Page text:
’tis the season for holiday eating strategies

by Sandy Todd Webster on Oct 17, 2011

Food for Thought

No matter what medium you use most—Web, TV, radio or the printed word—it’s hard to ignore that ’tis the season of chestnuts roasting, geese-a-gettin’-fat, maids-a-milking and sugar plums dancing. Try as we might, during the holidays it’s challenging to stay mindful of the quantity and type of calories we are consuming; there are just so many overt promptings to indulge.

Whether the occasion is Thanksgiving, Christmas, Hanukkah, Kwanza or New Year’s Eve/Day, you can steer safely over the river and through the woods with the following commonsense tips:

  • The keys to navigating most celebratory groaning boards without the groan are portion control and optimized selection from a variety of food groups.
  • Drink a large glass of water just before a big holiday dinner. If you are hosting, serve a soup course first. The warm liquid gives a feeling of satiety and may help you and your guests eat less.
  • Use a smaller plate.
  • Cover most of your plate with vegetables and salad.
  • Keep your turkey portion to no more than 5–6½ ounces. A traditional dish at both Thanksgiving and Christmas, turkey is a great lean protein, but don’t go overboard.
  • Avoid candied yams. Instead, try yams baked with minimal
  • condiments or whipped with straightforward seasonings and chicken broth in lieu of butter and milk. Yams are a wonderful source of beta carotene and fiber.
  • Keep stuffing portions small. The family stuffing recipe is a favorite and not to be missed, but a small taste to take you down memory lane is probably plenty. Proceed with caution, as this dish often contains bacon drippings, butter, a lot of sodium and other self-defeating ingredients. Better bet: Offer to bring an alternative like a salad or a plate of crudités with a Greek yogurt-based dip.
  • Avoid mashed potatoes if you do not know what is in them; they often have cream, butter and salt lurking within. If you are making the dish yourself, try substituting chicken broth and low-fat or nonfat Greek yogurt as whipping agents.
  • Instead of watching football all day, start a tradition of having family and friends gather on the lawn before or after the big meal to toss the football around, or go for a long walk in the neighborhood. Kids of all ages will enjoy the activity.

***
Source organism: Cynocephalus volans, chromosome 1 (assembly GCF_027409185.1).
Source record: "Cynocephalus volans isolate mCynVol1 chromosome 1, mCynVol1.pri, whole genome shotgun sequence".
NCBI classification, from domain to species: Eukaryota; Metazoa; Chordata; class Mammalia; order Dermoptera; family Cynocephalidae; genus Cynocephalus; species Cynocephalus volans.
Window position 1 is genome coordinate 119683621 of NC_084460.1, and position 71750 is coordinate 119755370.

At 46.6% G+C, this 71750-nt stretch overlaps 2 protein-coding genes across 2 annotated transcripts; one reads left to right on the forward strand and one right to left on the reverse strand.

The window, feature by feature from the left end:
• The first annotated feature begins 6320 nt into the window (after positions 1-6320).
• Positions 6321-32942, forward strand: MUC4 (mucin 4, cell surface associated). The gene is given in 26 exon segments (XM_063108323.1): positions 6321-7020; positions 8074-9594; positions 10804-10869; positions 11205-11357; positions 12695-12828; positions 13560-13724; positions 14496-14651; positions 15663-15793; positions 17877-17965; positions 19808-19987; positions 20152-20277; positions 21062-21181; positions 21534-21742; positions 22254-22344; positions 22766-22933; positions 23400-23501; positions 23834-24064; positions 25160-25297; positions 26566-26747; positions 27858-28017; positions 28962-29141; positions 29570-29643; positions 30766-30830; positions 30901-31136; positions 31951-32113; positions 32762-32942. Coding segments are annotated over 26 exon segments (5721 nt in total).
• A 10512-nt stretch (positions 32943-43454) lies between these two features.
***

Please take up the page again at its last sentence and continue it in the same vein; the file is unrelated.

• Lighten your eggnog calorie load by getting low-fat or fat-free versions—and leave out the spirits.
  • Taste the home-baked goodness of your favorite candies, cookies, pies and sweets, but take just a taste and really savor the flavors.
  • Tone down alcohol consumption to cut calories, which can add up fast when you’re drinking them.
  • Set a good example for kids by leaving Santa a fresh plate of fruit instead of traditional cookies and milk.
  • Oy vey! Don’t underestimate the Hanukkah table, which is full of rich, heavy foods, including brisket, cheeses, latkes (fried potato pancakes), jelly-filled doughnuts and other sweet treats. Offer to make a lighter version of one of these dishes. Mostly, be careful and have a solid eating strategy before you get in too deep!

Susan Wuesthoff

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About the Author

Sandy Todd Webster

Sandy Todd Webster IDEA Author/Presenter

Sandy Todd Webster is Editor in Chief of IDEA's publications, including the award-winning IDEA FITNESS JOURNAL and IDEA FOOD & NUTRITION TIPS, the industry's leading resources for fitness, wellness and nutrition professionals worldwide. Sandy joined IDEA in 2001 as executive editor of IDEA PERSONAL TRAINER and IDEA FITNESS MANAGER magazines and was promoted to lead the editorial team in 2003. More than 20 years in magazine publishing, marketing communications and creative services have shaped her straightforward approach to multi-channel communication. Early experience in Los Angeles as a sports writer/reporter, and then enriching years as a managing editor in allied health care publishing have pulled her across a spectrum of stimulating subject matter. Fitness, health and nutrition reside at the perfect center of this content continuum, she feels. A Chicago native, Sandy grew up fully engaged in various competitive sports. Her drive and dedication as an athlete translate to a disciplined work ethic and unwavering approach to challenge in her career. Shortly after graduating journalism school from Southern Illinois University-Carbondale, she was recruited to L.A. for her first post in magazine publishing. After two decades of working on magazines--and now in the throes of applying the unbelieveable multi-media content delivery options available in the magazine 2.0 world--she is still "completely in love" with the creative process it takes to deliver meaningful, inspirational content to end users. She is an accomplished home cook and gardner who would love to combine those skills and passions with her health and fitness background to continue educating readers about a well-balanced, healthy lifestyle.